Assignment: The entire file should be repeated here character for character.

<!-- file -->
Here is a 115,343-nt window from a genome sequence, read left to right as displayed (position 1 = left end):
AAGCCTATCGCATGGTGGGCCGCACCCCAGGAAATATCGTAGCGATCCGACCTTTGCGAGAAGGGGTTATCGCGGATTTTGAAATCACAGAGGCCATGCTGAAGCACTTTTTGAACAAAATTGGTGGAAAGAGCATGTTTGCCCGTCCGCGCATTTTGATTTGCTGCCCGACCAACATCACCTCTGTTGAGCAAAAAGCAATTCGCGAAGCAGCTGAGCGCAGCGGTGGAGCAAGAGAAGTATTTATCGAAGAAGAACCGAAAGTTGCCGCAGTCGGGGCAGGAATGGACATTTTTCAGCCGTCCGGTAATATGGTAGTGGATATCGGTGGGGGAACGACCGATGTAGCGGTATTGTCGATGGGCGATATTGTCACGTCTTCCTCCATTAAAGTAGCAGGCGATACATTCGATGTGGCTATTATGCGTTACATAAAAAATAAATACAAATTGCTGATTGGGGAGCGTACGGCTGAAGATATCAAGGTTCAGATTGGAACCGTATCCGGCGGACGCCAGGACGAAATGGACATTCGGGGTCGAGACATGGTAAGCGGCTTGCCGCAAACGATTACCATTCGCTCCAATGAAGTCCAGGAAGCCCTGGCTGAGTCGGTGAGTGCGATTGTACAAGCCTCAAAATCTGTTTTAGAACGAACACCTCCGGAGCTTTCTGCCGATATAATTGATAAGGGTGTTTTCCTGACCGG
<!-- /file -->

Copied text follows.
Here is a 115,343-nt window from a genome sequence, read left to right as displayed (position 1 = left end):
AAGCCTATCGCATGGTGGGCCGCACCCCAGGAAATATCGTAGCGATCCGACCTTTGCGAGAAGGGGTTATCGCGGATTTTGAAATCACAGAGGCCATGCTGAAGCACTTTTTGAACAAAATTGGTGGAAAGAGCATGTTTGCCCGTCCGCGCATTTTGATTTGCTGCCCGACCAACATCACCTCTGTTGAGCAAAAAGCAATTCGCGAAGCAGCTGAGCGCAGCGGTGGAGCAAGAGAAGTATTTATCGAAGAAGAACCGAAAGTTGCCGCAGTCGGGGCAGGAATGGACATTTTTCAGCCGTCCGGTAATATGGTAGTGGATATCGGTGGGGGAACGACCGATGTAGCGGTATTGTCGATGGGCGATATTGTCACGTCTTCCTCCATTAAAGTAGCAGGCGATACATTCGATGTGGCTATTATGCGTTACATAAAAAATAAATACAAATTGCTGATTGGGGAGCGTACGGCTGAAGATATCAAGGTTCAGATTGGAACCGTATCCGGCGGACGCCAGGACGAAATGGACATTCGGGGTCGAGACATGGTAAGCGGCTTGCCGCAAACGATTACCATTCGCTCCAATGAAGTCCAGGAAGCCCTGGCTGAGTCGGTGAGTGCGATTGTACAAGCCTCAAAATCTGTTTTAGAACGAACACCTCCGGAGCTTTCTGCCGATATAATTGATAAGGGTGTTTTCCTGACCGG